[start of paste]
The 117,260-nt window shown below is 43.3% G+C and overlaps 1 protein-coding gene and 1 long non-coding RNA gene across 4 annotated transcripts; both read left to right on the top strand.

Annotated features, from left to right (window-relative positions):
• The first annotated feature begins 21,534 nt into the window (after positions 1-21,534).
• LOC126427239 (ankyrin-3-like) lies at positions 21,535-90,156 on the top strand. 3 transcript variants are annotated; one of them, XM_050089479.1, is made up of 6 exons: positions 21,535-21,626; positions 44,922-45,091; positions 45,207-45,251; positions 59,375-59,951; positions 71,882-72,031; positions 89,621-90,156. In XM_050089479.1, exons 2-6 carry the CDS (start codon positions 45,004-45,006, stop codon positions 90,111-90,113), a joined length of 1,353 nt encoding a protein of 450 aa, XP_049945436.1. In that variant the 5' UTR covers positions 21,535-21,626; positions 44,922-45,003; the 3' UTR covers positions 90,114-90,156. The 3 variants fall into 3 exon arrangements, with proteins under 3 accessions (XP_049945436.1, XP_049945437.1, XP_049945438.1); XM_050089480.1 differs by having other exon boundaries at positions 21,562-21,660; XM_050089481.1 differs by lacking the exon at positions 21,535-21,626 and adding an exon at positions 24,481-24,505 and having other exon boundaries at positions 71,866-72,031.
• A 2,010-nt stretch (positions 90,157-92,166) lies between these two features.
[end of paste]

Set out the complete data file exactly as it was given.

The 117,260-nt window shown below is 43.3% G+C and overlaps 1 protein-coding gene and 1 long non-coding RNA gene across 4 annotated transcripts; both read left to right on the top strand.

Annotated features, from left to right (window-relative positions):
• The first annotated feature begins 21,534 nt into the window (after positions 1-21,534).
• LOC126427239 (ankyrin-3-like) lies at positions 21,535-90,156 on the top strand. 3 transcript variants are annotated; one of them, XM_050089479.1, is made up of 6 exons: positions 21,535-21,626; positions 44,922-45,091; positions 45,207-45,251; positions 59,375-59,951; positions 71,882-72,031; positions 89,621-90,156. In XM_050089479.1, exons 2-6 carry the CDS (start codon positions 45,004-45,006, stop codon positions 90,111-90,113), a joined length of 1,353 nt encoding a protein of 450 aa, XP_049945436.1. In that variant the 5' UTR covers positions 21,535-21,626; positions 44,922-45,003; the 3' UTR covers positions 90,114-90,156. The 3 variants fall into 3 exon arrangements, with proteins under 3 accessions (XP_049945436.1, XP_049945437.1, XP_049945438.1); XM_050089480.1 differs by having other exon boundaries at positions 21,562-21,660; XM_050089481.1 differs by lacking the exon at positions 21,535-21,626 and adding an exon at positions 24,481-24,505 and having other exon boundaries at positions 71,866-72,031.
• A 2,010-nt stretch (positions 90,157-92,166) lies between these two features.